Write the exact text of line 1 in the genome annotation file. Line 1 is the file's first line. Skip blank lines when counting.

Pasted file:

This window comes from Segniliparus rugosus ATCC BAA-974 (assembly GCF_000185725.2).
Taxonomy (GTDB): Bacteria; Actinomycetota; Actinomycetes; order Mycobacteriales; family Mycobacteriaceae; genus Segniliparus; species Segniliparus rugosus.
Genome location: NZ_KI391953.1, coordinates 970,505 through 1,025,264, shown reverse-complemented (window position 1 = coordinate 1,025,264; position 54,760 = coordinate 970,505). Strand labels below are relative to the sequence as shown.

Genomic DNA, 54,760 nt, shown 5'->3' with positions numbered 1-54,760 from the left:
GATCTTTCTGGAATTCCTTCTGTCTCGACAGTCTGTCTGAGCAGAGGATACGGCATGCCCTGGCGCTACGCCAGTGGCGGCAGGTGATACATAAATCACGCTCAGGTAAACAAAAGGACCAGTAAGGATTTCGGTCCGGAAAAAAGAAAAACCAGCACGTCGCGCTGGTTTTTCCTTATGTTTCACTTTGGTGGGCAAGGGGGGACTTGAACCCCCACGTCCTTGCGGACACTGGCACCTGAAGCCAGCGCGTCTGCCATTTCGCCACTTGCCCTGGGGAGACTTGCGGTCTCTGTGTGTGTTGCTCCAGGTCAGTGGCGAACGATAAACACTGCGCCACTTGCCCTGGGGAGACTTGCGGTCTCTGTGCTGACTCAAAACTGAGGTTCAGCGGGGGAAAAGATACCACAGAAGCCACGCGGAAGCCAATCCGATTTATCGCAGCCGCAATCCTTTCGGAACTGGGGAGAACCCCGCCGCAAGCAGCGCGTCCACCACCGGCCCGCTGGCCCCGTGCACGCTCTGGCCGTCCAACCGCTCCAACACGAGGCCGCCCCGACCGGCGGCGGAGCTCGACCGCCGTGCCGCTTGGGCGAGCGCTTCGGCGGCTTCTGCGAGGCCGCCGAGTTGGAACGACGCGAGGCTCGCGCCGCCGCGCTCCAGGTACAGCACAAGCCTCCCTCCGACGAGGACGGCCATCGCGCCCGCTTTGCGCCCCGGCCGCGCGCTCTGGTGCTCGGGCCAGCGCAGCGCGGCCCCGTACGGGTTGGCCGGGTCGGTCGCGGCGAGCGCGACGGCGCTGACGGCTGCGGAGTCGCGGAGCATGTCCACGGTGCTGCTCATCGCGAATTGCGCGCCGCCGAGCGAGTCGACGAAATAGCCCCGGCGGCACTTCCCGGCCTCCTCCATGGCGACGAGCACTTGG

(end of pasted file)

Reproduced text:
This window comes from Segniliparus rugosus ATCC BAA-974 (assembly GCF_000185725.2).